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Will new leadership usher out persistent problems at Florida DEO?

Florida Unemployment

TAMPA, Fla. (WFLA) — Governor Ron DeSantis appointed State Representative Dane Eagle, R-Cape Coral, as the Department of Economic Opportunity’s new executive director Wednesday.

Eagle is the outgoing house majority leader, as he recently lost the Republican primary to keep his southwest Florida seat.

“Leader Eagle is an experienced legislator, a family man, and the right choice to lead DEO,” said Governor DeSantis in a press release announcing the appointment.

“We enter in precarious times and I look forward to working with my former colleagues to effectuate change and lead DEO into a bright future,” Eagle added, in that same release.

Eagle replaces Ken Lawson who was sidelined by the governor after the state’s unemployment site began crashing in March.

The question on many minds now is if new leadership can fix the months-old problems still plaguing Florida’s unemployment system and those who rely on it?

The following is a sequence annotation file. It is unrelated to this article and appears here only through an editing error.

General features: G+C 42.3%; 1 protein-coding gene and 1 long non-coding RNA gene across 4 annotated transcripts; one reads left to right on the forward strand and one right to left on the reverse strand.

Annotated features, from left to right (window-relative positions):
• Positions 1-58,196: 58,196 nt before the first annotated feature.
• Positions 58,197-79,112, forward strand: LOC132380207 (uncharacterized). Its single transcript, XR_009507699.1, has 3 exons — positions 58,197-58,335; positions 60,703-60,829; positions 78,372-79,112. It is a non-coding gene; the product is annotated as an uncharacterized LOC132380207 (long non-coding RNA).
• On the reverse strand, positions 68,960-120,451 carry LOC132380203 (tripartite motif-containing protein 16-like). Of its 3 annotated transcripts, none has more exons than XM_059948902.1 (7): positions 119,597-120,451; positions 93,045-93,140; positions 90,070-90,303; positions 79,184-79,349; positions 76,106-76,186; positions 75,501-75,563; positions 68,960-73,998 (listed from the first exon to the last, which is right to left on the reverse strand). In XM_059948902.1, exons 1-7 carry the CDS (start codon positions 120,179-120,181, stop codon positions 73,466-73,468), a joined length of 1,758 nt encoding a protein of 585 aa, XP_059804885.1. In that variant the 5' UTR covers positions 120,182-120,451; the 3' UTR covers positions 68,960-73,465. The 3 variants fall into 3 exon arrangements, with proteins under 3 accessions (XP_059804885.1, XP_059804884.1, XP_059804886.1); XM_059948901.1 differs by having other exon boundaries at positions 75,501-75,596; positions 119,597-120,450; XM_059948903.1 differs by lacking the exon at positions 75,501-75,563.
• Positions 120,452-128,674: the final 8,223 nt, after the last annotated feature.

Curt Crider is a Tampa career bartender who applied for unemployment in March after he was laid off from his job but has yet to collect a dime.

He logged onto his CONNECT profile this week to find that he was once again disqualified from benefits that he claims DEO representatives have assured him he is entitled to.

“A couple of weeks, that’s a technical error. But we’re talking about five to six months,” Crider told 8 On Your Side via Zoom. “It’s beyond ridiculous.”

Crider says the problem appears to stem from an old unemployment claim he filed in 2019. Crider never collected on that claim, he says, because he quickly landed his new job.

However, that 2019 claim continues to be cited when Crider receives disqualification letters from the DEO.

It’s an issue Crider has been working with DEO on since June. He says DEO agents have repeatedly put in requests to void out the old claim and escalate his issues to supervisors, yet it continues to block his benefits.

“They said it would take anywhere from three to five business days, which is asinine,” he said.

It’s highly-criticized systemic failures like what Crider has faced that appears to have eventually forced former DEO director Ken Lawson to resign earlier this week.

Eagle’s appointment was revealed two days later.

“Just fix it,” Crider asked of the agency’s new chief. “Pour out all your resources and fix it.”

In the meantime, 8 On Your Side is trying to help fix it. We requested our DEO contacts to get a supervisor on Crider’s case. The bartender says he was lucky to head back to work recently, but he’s still $13,000 in the hole from the months of battling for benefits.

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